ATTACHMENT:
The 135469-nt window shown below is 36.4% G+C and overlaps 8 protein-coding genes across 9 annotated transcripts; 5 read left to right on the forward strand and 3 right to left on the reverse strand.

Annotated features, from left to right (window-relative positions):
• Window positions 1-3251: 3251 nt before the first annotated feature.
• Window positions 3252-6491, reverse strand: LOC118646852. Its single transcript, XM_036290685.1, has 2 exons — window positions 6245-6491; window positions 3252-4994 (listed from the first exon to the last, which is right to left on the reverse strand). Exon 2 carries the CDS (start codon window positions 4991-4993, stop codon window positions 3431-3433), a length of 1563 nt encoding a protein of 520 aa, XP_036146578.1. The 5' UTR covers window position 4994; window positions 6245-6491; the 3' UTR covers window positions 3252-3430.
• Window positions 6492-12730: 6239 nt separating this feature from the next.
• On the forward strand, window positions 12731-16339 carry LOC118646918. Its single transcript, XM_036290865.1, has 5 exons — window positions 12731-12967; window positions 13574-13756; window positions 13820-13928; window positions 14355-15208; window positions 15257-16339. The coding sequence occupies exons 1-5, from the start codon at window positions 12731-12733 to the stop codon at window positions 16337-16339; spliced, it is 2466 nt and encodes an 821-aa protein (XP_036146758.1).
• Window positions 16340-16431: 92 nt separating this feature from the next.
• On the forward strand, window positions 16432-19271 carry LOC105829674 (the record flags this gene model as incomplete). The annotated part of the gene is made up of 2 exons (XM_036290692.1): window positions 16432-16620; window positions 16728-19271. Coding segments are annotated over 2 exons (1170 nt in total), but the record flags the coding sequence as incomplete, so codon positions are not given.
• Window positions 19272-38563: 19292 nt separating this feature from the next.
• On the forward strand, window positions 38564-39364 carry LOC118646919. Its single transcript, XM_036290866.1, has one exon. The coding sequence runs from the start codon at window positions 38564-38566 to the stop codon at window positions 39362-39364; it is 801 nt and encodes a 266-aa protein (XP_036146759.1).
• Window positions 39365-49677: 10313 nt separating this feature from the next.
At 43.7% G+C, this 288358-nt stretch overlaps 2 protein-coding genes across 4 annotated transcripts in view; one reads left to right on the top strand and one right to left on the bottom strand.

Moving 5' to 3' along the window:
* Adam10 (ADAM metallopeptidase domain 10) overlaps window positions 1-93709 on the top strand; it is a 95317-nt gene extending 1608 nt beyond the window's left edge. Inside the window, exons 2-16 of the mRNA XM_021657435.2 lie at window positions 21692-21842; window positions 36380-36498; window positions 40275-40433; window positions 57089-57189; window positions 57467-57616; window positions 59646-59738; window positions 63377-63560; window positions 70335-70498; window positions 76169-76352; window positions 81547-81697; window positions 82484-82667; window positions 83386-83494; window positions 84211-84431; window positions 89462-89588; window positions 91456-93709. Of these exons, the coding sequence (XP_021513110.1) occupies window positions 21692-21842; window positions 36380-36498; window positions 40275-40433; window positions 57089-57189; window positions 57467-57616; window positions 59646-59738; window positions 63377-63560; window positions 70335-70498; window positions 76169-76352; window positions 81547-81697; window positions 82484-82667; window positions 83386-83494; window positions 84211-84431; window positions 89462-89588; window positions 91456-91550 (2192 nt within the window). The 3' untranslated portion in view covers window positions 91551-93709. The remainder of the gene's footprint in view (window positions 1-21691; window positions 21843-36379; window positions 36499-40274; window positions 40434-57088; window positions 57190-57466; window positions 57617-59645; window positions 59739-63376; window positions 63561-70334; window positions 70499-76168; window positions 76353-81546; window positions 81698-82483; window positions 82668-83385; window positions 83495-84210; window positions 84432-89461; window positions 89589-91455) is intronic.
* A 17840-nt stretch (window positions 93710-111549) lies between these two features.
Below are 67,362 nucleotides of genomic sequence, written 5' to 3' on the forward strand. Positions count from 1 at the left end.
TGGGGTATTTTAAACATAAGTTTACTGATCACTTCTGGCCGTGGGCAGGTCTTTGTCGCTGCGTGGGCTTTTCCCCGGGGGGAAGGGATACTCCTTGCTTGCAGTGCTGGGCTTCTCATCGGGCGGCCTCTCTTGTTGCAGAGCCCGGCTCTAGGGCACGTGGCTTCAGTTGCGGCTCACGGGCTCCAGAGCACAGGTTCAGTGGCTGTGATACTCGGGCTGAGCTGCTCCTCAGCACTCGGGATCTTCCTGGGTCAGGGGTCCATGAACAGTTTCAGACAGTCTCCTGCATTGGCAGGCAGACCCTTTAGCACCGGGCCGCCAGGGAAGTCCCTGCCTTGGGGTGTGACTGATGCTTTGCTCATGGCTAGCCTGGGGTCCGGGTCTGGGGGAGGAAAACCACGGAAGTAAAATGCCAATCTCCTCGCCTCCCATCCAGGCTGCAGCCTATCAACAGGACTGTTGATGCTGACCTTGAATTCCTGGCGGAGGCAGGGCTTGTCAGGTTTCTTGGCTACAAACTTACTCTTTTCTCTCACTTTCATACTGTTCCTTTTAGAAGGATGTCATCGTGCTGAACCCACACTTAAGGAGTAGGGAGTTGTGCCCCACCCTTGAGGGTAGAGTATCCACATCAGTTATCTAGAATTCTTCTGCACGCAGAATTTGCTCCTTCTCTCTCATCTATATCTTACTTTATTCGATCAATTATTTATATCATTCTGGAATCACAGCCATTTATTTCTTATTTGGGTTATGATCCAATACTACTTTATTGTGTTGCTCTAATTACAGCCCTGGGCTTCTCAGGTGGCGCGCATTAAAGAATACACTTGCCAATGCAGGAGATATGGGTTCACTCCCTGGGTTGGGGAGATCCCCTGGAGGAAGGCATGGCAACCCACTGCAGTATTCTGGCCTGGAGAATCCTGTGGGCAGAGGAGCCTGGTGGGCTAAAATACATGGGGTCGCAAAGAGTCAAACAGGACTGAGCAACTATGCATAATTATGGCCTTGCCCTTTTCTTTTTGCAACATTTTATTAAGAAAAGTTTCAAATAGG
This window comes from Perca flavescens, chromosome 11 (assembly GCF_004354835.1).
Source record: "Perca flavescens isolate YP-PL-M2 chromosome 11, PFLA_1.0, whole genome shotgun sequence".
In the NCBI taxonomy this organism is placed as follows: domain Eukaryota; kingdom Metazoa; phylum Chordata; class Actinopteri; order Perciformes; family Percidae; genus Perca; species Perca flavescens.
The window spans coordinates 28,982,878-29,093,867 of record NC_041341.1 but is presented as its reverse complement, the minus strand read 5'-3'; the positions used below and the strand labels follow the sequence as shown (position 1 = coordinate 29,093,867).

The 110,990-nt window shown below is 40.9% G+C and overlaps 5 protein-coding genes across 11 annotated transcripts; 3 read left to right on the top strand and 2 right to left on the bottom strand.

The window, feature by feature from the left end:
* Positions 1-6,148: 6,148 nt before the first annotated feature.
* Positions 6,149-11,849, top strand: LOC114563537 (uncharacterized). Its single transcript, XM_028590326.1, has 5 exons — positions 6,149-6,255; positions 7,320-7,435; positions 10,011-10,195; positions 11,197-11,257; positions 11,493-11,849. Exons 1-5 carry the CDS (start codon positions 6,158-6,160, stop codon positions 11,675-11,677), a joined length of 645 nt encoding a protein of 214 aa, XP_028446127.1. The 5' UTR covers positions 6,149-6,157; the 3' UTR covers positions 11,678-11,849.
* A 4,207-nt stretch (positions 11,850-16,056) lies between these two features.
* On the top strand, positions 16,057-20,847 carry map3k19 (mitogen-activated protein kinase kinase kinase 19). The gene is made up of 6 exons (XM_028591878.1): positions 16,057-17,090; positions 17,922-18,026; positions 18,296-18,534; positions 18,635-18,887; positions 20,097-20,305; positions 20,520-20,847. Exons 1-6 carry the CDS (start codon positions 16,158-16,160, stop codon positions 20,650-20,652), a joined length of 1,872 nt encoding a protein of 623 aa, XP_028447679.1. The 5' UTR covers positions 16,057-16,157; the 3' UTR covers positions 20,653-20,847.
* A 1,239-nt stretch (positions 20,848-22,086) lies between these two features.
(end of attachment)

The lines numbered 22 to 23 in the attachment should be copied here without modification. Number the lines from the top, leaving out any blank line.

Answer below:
The 110,990-nt window shown below is 40.9% G+C and overlaps 5 protein-coding genes across 11 annotated transcripts; 3 read left to right on the top strand and 2 right to left on the bottom strand.

The window, feature by feature from the left end: